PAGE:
A Halifax business owner is blowing the whistle on bad customer behaviour after receiving a profanity-laced email from an unhappy patron.

Liz Smith, the owner of Indochine Banh Mi, says the trouble started when the man verbally berated her staff because he felt he had to wait too long for his sandwich.

Shortly after he left, Smith says she was shocked when she received a nasty email from the customer.

“It took over 15 minutes to make me a f------ sandwich,” the email reads, in part. “When I complained, that tall Asian b----told me she hadn’t forgotten. …And that stupid c--- had the nerve to become annoyed with me because I wanted my money back.”

“Flabbergasted, offended, felt very sorry for staff who this email was directed at,” says Smith of the email.

She says she reached out to the customer, but he was unapologetic.

After talking to her staff, Smith decided to post the email on social media to draw attention to the kind of abuse and harassment she says happens all too often in the food service industry.

“We decided that, in order to support our employees and also to bring attention to the public that these things are still happening, we decided to go ahead and make his comments public,” she says.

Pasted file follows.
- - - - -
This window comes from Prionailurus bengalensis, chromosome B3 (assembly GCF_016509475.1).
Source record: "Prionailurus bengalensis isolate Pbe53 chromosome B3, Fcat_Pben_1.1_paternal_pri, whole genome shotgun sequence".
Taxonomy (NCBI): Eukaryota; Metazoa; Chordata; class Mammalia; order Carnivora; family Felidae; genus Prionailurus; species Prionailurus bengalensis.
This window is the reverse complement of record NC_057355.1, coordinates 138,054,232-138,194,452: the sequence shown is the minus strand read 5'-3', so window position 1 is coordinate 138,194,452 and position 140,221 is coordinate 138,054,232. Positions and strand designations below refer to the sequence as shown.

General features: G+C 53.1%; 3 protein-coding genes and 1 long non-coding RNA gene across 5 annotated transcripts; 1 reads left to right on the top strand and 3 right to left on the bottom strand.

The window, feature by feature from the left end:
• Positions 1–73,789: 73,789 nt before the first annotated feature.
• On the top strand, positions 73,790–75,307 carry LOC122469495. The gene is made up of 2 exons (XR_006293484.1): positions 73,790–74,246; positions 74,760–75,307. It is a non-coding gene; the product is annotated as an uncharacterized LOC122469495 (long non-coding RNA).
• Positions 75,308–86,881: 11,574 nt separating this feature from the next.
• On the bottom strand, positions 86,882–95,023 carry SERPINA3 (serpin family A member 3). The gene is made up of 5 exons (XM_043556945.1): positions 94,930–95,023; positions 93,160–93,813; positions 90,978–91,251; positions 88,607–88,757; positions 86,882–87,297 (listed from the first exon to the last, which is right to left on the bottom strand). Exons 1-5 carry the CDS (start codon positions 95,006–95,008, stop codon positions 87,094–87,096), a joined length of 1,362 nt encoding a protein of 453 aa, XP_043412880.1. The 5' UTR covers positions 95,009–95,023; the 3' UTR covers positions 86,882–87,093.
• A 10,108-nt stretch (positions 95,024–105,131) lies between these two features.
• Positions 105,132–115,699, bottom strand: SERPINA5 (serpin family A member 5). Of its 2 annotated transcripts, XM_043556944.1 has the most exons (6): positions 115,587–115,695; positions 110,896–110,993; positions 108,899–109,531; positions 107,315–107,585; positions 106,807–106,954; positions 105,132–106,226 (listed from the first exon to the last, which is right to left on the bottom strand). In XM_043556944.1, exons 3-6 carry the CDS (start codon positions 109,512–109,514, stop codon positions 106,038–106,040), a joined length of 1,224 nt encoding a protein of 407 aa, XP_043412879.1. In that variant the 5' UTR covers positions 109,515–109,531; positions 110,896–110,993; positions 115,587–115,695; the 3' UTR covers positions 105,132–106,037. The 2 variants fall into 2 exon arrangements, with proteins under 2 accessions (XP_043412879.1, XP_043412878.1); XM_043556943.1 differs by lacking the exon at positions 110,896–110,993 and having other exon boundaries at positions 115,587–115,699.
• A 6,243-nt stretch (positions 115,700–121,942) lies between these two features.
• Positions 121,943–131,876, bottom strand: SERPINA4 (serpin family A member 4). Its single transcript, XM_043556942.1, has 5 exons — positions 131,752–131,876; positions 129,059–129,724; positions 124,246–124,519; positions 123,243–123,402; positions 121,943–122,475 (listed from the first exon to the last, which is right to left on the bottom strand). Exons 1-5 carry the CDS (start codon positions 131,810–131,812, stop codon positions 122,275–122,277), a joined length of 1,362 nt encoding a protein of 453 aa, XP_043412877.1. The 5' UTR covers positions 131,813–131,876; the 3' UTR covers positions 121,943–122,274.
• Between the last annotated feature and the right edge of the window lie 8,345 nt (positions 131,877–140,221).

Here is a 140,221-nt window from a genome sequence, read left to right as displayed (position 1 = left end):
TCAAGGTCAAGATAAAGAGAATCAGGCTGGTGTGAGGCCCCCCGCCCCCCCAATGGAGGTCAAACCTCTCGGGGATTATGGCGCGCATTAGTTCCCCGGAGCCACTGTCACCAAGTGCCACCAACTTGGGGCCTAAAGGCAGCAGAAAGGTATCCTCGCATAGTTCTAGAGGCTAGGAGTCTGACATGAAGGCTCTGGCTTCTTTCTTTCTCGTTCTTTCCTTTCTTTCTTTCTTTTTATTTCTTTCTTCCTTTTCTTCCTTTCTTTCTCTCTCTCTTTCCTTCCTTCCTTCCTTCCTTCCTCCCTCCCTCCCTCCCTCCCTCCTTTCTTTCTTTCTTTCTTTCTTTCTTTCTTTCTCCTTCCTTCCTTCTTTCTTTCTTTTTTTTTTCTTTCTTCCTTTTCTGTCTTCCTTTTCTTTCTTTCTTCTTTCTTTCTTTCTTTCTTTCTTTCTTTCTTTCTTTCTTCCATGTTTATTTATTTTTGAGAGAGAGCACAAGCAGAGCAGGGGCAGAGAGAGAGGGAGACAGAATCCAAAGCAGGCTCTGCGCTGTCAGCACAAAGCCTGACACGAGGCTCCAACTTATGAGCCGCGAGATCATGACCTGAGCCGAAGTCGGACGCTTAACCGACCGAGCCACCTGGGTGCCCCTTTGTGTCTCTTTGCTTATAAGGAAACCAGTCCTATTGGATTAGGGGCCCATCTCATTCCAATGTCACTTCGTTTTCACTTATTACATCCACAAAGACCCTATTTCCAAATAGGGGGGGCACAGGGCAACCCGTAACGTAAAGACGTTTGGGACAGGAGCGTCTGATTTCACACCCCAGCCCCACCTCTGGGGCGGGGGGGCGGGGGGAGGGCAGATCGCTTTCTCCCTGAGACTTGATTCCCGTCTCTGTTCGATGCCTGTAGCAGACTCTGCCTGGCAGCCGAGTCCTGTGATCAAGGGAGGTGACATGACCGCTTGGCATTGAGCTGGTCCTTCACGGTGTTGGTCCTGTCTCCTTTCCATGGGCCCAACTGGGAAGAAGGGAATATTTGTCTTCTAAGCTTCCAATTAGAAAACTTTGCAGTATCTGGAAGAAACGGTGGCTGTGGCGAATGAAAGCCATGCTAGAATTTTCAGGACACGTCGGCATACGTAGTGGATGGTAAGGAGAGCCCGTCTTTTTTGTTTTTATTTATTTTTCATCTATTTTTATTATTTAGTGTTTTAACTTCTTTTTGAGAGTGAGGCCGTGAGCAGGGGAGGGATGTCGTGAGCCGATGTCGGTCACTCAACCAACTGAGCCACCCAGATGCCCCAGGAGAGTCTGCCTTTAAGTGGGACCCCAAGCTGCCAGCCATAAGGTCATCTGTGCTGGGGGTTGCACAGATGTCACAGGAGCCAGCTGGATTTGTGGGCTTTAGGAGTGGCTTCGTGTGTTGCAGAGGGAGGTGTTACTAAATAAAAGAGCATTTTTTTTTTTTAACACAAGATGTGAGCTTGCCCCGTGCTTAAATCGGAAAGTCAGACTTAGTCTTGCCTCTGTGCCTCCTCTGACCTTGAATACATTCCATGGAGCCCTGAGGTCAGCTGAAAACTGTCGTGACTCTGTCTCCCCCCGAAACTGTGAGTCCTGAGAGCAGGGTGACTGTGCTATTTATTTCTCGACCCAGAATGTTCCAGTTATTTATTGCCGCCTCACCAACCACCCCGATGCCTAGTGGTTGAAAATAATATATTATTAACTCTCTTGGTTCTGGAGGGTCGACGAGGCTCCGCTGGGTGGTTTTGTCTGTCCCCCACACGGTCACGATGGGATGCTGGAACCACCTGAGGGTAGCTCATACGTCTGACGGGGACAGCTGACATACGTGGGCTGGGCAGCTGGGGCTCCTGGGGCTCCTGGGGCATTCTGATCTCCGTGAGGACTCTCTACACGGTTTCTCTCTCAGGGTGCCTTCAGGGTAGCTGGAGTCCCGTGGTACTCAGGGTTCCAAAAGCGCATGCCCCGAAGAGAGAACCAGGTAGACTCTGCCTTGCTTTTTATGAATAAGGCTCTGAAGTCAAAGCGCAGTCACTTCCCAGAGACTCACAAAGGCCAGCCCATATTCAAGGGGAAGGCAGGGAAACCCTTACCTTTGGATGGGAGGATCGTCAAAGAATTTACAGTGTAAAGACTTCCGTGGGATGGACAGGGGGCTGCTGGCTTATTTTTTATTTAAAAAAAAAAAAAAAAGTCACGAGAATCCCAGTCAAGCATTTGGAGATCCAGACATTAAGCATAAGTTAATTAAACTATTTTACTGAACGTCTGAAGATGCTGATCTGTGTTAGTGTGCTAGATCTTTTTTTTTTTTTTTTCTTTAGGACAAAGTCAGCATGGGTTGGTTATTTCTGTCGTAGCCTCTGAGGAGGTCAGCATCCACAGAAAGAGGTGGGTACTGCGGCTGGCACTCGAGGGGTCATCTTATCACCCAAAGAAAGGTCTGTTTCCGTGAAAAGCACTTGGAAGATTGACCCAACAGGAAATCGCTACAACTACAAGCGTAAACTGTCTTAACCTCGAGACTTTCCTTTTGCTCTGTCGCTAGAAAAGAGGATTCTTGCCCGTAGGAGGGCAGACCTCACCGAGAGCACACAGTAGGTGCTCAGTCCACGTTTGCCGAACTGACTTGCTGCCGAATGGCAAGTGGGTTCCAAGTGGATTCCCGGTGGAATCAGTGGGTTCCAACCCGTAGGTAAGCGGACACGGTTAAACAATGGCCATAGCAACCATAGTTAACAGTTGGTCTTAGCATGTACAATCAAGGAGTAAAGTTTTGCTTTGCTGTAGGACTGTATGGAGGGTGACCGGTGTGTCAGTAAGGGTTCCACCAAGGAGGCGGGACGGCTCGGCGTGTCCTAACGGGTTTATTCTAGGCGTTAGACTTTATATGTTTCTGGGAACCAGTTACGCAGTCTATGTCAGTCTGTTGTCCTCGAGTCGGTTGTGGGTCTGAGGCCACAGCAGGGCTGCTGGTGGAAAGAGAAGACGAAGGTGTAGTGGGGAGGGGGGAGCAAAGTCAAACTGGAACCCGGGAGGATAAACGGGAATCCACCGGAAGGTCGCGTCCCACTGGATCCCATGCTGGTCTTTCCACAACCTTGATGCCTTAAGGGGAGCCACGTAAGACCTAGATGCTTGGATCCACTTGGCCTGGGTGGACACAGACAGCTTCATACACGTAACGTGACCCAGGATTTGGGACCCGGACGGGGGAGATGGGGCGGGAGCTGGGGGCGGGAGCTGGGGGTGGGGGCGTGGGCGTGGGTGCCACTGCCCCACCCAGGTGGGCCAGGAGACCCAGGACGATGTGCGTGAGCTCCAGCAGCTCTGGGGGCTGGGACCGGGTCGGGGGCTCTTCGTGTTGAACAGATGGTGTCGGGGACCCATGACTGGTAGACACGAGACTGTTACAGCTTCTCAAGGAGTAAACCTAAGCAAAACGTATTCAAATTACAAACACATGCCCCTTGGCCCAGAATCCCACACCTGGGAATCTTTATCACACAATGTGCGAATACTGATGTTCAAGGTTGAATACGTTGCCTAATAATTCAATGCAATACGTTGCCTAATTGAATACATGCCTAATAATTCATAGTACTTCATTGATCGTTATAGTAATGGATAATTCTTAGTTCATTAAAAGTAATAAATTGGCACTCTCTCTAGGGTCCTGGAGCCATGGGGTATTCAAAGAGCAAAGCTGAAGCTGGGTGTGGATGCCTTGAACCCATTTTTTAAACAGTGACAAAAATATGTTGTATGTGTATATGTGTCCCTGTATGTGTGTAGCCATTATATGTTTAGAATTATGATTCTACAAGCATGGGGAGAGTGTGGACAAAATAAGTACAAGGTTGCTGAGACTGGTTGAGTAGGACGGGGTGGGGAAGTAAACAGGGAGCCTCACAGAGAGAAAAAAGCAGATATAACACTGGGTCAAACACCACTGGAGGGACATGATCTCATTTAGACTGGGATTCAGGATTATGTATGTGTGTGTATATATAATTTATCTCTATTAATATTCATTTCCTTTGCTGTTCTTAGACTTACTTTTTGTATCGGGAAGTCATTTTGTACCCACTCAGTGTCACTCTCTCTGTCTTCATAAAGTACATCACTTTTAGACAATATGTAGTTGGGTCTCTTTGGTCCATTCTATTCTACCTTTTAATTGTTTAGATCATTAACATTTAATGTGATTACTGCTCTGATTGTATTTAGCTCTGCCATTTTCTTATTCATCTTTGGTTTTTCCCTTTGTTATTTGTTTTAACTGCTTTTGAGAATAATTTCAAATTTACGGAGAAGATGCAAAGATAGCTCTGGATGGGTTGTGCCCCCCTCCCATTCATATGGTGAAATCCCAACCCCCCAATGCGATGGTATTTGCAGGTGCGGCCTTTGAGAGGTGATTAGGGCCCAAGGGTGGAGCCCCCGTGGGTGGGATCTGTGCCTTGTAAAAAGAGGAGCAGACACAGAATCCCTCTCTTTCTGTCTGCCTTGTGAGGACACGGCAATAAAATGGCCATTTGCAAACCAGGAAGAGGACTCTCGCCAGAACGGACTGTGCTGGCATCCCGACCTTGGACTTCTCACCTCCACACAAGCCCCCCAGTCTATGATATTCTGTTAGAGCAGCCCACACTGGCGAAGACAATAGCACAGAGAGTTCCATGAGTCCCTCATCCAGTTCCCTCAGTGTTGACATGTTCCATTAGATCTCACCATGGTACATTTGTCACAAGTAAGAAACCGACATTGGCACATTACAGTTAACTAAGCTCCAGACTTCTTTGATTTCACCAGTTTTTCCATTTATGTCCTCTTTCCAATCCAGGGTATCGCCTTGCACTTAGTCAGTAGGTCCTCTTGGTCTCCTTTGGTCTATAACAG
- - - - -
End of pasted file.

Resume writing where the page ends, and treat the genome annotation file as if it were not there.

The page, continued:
Halifax restaurant owner Joe McGuinness has been in the business for more than 30 years. He says mistakes do happen, but that doesn’t give customers the right to abuse staff.

“Employees are the lifeblood of any business, and no customer should, in any way, shape or form, treat them with nothing but respect,” says McGuinness.

The association that represents restaurants in Nova Scotia says business owners do have rights when it comes to dealing with customers who behave badly, whether it’s in person or online.

“Any business, including retail, any kind of business can refuse entrance to anybody, so that’s legal in itself,” says Gordon Stewart of the Restaurant Association of Nova Scotia.

Smith says she doesn’t plan to take any further action against the customer, but she hopes the incident offers a lesson on how people should treat each other.

“People shouldn’t be treated like this in the workplace, or anywhere for that matter,” she says.

CTV News did reach out to the customer in question. He said it was a personal matter and declined to comment further.

With files from CTV Atlantic's Heidi Petracek